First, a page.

A tragic experience close to home set Shahul Hameed on his path towards a health and safety career. Now, as a Chartered Member of IOSH, he is involved in some of Qatar’s highest-profile construction projects.
With a role that has seen him work on some of the biggest civil engineering projects Qatar has ever undertaken while still in only the first decade of his health and safety career, it might seem as if Shahul Hameed was born to be an OSH leader. But that wasn’t always the case.
‘My career plan was to be an accountant,’ Shahul says. ‘But during my studies, a really bad accident occurred. There was a lot of high-rise construction building going on in my hometown back in India, and a young man was painting a building when he fell and died.
‘I knew his family personally and, to my knowledge, his case wasn’t formally investigated and nobody took responsibility for it. Even in the local society, nobody questioned it, but for me, the incident ignited my interest in health and safety. This led to me studying the legal procedures in such cases, the rights that workers have in the workplace, employers’ responsibilities towards their workers and ultimately this put me on the path towards OSH.’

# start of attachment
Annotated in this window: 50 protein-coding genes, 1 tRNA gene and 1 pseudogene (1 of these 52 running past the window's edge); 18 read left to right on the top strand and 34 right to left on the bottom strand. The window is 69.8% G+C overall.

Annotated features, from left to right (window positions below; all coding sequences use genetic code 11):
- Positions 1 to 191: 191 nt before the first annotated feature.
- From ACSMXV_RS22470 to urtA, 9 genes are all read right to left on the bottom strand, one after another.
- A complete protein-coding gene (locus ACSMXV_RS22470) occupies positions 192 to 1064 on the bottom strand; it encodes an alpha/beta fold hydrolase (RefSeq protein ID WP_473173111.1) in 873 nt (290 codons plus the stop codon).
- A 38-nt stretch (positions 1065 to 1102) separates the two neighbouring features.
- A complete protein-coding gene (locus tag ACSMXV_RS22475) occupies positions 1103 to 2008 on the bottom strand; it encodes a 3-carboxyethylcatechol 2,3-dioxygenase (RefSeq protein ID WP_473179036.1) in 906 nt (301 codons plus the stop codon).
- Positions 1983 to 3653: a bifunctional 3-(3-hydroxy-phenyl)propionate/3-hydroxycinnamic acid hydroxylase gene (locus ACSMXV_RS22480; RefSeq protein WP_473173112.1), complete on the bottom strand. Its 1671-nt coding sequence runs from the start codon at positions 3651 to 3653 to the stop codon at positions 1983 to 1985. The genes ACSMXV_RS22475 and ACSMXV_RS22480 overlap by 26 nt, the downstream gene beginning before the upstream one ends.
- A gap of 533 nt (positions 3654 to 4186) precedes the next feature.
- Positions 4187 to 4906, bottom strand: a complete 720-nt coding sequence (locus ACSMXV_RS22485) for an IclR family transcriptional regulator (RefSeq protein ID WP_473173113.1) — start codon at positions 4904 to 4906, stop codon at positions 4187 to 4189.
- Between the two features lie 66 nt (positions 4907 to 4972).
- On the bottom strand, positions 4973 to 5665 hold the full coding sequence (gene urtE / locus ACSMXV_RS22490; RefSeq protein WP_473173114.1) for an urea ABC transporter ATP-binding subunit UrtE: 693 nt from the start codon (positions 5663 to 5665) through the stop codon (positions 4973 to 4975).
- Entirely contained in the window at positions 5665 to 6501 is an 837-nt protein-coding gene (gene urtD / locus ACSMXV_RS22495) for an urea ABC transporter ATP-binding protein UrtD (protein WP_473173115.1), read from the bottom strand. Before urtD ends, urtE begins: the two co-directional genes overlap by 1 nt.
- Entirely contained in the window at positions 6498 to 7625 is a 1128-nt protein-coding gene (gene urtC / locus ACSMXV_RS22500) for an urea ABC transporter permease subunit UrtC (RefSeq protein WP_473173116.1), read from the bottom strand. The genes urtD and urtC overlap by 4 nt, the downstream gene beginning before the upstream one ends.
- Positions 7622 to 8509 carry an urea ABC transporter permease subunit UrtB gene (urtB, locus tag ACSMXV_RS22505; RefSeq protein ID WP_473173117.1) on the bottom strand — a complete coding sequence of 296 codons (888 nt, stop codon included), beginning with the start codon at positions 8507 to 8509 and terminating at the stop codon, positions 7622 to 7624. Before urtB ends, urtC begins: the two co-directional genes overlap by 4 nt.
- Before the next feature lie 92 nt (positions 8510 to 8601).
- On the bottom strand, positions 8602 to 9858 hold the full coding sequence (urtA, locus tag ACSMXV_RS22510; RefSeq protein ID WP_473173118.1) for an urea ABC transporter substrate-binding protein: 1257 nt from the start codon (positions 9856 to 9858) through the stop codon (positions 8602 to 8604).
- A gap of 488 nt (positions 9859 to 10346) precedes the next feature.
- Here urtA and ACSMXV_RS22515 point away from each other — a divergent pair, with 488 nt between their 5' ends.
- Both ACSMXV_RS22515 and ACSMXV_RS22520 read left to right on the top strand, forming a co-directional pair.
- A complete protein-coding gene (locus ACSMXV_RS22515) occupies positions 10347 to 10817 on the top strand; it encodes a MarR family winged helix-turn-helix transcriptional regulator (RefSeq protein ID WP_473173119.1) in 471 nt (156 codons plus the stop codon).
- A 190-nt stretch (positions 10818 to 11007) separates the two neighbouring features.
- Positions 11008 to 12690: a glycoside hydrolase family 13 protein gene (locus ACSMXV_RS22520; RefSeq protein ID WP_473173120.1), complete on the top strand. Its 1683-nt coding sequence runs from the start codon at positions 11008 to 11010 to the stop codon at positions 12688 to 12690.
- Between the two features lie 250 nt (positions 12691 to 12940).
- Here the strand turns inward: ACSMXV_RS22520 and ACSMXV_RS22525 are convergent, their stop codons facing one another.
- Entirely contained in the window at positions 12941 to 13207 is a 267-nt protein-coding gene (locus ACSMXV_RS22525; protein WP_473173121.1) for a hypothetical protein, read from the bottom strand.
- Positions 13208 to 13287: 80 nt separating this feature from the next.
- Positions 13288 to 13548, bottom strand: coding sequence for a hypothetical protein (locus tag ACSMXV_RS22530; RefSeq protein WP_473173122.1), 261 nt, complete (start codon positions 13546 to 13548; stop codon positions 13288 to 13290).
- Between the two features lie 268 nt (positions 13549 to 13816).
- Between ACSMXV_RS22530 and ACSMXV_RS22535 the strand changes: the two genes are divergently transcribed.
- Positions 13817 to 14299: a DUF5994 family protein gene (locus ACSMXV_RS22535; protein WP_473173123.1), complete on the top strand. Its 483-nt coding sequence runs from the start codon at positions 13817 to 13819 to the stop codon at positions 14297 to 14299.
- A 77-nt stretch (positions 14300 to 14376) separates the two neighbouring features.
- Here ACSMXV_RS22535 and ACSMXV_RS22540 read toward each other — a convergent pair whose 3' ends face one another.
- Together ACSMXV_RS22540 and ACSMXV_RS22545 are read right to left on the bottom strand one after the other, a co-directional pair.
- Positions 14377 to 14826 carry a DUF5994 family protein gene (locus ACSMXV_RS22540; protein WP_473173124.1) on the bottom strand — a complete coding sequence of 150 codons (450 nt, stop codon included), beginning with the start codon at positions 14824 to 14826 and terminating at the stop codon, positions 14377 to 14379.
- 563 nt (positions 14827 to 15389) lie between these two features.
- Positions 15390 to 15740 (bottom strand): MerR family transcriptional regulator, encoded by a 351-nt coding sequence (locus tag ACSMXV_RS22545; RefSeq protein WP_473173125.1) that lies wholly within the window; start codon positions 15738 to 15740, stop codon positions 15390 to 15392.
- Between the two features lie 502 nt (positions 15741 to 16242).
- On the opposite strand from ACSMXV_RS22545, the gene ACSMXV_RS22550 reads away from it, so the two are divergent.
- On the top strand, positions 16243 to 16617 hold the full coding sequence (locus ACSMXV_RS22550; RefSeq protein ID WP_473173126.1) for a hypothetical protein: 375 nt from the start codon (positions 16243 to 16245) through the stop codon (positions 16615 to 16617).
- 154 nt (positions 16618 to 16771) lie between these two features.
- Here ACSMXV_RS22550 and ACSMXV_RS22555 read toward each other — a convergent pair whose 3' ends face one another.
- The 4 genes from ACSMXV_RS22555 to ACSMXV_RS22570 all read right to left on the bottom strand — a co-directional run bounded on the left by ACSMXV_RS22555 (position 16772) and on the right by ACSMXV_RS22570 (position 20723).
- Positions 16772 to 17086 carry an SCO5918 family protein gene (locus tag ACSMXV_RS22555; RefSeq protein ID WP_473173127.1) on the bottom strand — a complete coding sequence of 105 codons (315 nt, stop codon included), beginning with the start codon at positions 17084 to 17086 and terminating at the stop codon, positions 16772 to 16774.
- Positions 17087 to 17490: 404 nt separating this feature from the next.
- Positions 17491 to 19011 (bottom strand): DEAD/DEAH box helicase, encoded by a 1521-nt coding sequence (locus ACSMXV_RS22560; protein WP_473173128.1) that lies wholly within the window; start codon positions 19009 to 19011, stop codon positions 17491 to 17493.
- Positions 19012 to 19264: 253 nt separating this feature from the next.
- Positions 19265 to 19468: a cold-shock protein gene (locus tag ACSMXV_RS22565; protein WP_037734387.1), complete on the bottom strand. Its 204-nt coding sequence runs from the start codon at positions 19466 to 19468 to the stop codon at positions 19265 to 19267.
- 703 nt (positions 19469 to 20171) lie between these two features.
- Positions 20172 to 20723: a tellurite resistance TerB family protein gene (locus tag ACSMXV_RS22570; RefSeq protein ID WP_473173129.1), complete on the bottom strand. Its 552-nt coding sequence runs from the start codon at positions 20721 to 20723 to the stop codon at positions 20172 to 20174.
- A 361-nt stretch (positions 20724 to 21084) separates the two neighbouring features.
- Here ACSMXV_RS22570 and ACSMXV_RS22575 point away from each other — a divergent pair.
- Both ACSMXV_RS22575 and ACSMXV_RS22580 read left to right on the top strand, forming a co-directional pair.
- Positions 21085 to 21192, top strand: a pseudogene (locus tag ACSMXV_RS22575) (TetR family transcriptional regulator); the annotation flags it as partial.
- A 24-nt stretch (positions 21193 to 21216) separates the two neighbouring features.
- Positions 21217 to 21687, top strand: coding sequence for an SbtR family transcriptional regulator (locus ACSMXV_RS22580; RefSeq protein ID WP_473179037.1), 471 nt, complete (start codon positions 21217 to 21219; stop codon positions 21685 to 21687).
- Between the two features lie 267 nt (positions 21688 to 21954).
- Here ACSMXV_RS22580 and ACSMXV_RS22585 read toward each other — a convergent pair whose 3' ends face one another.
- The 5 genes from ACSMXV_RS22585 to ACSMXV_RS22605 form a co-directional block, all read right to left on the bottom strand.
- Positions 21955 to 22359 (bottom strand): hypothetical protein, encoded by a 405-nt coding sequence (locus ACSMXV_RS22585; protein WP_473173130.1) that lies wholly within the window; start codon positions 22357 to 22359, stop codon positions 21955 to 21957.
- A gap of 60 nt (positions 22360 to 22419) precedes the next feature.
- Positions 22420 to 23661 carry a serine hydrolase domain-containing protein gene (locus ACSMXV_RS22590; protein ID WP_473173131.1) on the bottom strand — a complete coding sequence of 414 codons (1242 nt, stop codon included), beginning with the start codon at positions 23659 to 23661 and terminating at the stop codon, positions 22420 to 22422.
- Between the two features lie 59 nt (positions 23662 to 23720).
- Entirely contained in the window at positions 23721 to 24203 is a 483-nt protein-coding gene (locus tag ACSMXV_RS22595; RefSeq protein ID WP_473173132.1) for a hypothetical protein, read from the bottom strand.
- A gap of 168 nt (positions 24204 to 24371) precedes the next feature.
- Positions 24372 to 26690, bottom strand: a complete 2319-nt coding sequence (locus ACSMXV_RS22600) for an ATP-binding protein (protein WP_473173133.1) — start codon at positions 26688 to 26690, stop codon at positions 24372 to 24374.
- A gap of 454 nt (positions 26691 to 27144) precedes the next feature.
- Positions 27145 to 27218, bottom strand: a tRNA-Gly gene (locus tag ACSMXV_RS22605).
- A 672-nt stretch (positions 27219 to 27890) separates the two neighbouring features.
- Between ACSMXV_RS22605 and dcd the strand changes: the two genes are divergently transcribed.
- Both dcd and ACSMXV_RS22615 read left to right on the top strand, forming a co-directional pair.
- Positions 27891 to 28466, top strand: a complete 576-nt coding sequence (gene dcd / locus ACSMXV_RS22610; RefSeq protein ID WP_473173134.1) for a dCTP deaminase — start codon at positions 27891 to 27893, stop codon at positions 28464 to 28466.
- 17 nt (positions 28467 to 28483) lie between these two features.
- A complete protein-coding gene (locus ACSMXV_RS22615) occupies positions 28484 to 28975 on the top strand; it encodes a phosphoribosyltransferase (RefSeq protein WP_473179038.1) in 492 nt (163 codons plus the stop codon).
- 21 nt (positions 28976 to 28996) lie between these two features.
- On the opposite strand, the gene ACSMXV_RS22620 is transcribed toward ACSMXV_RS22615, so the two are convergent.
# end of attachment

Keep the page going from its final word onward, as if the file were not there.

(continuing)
After obtaining an advanced diploma in health, safety and environment (HSE) management from the Western Institute of Technology in Mangalore, Shahul’s first professional position was with Qatar Quality Plus (QQP), as a quality, health, safety and environment (QHSE) management system engineer on major projects. During his time with QQP, the company also supported him to train as an auditor.
‘We would initially look to see where the gaps in HSE occurred in clients’ businesses, then assist them in developing the various standard operating procedures that would improve their workplace OSH culture.
‘I would also review and develop the management system documents to assist them improve their OSH policy and procedures.’
Building the nation